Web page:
Medtronic team uses data and analytics to reduce wait times at hospitals
June 30, 2020
Winston Churchill famously said we should never waste a good crisis. The COVID-19 pandemic may have imposed massive short-term changes on Canada’s healthcare system, but the silver lining may be that the pandemic could also help expedite the adoption of new tools and processes that will allow for long-term, sustainable improvements benefitting patients, healthcare providers, and the healthcare system.
Prior to the emergence of the COVID-19 virus in Canada, hospitals already operated in a complex, high-pressure environment. They strived to provide the best care possible to a growing number of patients while dealing with strained resources, crowded hallways, and lengthy wait times for procedures.
The road ahead is only going to get more challenging. Hospitals will need to determine how to effectively resume services that were paused during early stages of the pandemic – such as elective surgical procedures – while navigating new safety protocols and infection control measures that are further straining capacity and staffing, and increasing wait times.
Hospitals will also need to adapt to new expectations from patients who have been exposed to the convenience of virtual care and may be anxious about staying in a waiting area for too long.
Several hospitals across Canada have already risen to the challenge. For example, Fraser Health in British Columbia is now doing pre-admissions assessments virtually for surgical patients. In Ontario, virtual care is being used for over 50 percent of patients at the Peter Munk Cardiac Centre. And in New Brunswick, Vitalité Health Network has set-up a drive-thru pacemaker clinic to address a growing backlog of patients waiting to have their cardiac devices checked.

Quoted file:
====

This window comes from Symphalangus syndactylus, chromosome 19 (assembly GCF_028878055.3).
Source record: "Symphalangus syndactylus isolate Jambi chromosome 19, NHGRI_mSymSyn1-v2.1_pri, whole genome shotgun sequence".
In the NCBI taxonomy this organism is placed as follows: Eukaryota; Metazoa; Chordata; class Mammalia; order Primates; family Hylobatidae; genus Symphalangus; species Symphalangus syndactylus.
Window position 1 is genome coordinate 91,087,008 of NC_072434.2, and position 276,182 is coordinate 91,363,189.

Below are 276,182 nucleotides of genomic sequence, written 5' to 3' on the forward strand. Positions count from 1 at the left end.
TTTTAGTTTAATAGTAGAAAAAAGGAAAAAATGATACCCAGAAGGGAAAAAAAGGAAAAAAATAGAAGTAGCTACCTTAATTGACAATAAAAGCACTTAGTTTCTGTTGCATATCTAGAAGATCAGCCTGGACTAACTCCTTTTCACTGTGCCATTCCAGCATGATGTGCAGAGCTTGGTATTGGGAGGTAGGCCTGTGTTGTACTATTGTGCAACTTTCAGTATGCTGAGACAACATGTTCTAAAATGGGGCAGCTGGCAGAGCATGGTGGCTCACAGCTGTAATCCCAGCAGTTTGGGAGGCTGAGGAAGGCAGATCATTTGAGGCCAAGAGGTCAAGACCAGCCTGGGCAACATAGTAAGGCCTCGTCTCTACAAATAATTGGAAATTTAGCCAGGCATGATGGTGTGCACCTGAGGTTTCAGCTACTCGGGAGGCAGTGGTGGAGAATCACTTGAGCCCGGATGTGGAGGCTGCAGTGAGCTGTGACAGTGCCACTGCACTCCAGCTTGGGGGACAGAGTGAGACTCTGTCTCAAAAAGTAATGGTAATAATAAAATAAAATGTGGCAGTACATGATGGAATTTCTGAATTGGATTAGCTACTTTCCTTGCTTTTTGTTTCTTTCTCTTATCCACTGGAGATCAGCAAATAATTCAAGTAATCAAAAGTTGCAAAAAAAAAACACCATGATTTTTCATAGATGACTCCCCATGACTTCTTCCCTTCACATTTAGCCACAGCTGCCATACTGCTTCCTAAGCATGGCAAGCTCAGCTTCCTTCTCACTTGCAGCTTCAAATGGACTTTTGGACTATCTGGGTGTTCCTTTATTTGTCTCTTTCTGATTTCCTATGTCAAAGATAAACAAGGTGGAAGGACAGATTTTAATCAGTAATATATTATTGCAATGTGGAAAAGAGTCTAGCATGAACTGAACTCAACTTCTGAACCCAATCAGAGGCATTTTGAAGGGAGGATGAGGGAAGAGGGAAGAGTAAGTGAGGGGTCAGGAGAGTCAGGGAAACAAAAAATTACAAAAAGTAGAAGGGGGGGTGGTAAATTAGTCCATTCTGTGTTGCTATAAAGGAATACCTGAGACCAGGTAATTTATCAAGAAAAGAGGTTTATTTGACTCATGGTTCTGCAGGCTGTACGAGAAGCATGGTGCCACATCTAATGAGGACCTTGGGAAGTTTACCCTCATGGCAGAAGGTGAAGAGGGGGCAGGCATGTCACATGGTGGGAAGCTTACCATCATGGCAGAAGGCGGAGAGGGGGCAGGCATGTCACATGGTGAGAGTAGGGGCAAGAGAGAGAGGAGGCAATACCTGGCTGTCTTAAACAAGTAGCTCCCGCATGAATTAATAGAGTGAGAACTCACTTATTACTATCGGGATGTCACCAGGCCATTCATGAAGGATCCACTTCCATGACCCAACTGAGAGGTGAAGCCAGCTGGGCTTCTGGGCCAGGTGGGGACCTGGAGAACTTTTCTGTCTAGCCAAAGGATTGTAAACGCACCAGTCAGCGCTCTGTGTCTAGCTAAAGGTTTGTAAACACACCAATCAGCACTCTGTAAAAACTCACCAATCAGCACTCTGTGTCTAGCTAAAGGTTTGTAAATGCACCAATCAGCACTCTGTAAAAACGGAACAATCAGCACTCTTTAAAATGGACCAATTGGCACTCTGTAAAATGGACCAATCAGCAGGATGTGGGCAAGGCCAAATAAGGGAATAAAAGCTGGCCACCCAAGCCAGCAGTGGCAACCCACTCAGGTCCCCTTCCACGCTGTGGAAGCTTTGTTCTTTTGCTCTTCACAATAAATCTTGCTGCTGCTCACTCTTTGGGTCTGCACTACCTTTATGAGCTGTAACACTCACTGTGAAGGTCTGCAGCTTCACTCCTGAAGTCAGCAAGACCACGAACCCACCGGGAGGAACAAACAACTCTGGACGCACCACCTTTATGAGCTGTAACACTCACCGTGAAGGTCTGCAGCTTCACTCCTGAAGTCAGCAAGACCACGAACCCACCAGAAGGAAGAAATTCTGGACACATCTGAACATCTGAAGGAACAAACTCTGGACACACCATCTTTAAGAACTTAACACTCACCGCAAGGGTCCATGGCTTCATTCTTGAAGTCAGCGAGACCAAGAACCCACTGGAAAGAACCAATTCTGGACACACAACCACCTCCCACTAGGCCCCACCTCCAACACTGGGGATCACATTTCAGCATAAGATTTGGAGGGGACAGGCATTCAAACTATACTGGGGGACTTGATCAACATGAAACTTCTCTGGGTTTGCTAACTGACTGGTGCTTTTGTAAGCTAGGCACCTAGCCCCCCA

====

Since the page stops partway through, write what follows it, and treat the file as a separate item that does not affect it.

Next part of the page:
“The new hospital environment will be significantly more complex than what it was before the pandemic and it was already extremely complex,” says Gene Macdonald, director of Integrated Health Solutions (IHS) at Medtronic. “Life post-COVID-19 isn’t about returning to normal in healthcare. It’s about helping hospitals regain control of their caseloads, while accounting for new expectations from patients.”
The Medtronic IHS team specializes in helping hospitals improve wait times by taking a deep dive into operational data such as staffing variables, bed availability, processing times, government guidelines, and changes in supply, including personal protective equipment. Medtronic IHS data science and analytics experts design custom simulation and modeling tools to review process flows, identify bottlenecks, and determine solutions to improve care pathways and patient outcomes.
“In healthcare, everyone is doing their best to provide optimal care and achieve the best outcomes for patients,” says IHS Senior Program Manager Morteza Zohrabi, MD. “However, there are many system-related issues that need to be analyzed and improved. Our job enables healthcare professionals to improve outcomes by working side by side to find solutions. And because we guarantee our results over the long-term, we support the implementation of solutions and help with course-correcting.”
One example that helps contribute to problem solving is a simulator that can be customized for specific situations. The simulator can turn raw data into useable insights that can help save staff from overtime, reduce length of stay, and improve design flow for such issues as safety protocols.
For example, in Newfoundland, IHS helped Eastern Health reduce inpatient wait times for the catheterization lab by 56 percent across the province. The simulator tool was integral to understanding how process improvements would improve wait times without increasing costs.
“In many ways it’s like watching a movie,” says IHS Project Manager Farbod Abolhassani. “It’s a really good tool to power decision-making. The simulation helps our clients understand the changes we are proposing and the impact of making those changes.”
Other considerations hospitals will have to make in the wake of COVID-19 will include physical redesigns to limit transmissible infections within the hospitals and optimizing the flow of patients to reduce time on site. Providing more remote monitoring of patients with chronic conditions will also help improve safety of both patients and caregivers.
Melicent Lavers-Sailly is Senior Manager, Stakeholder Engagement & Strategy, Canada, at Medtronic.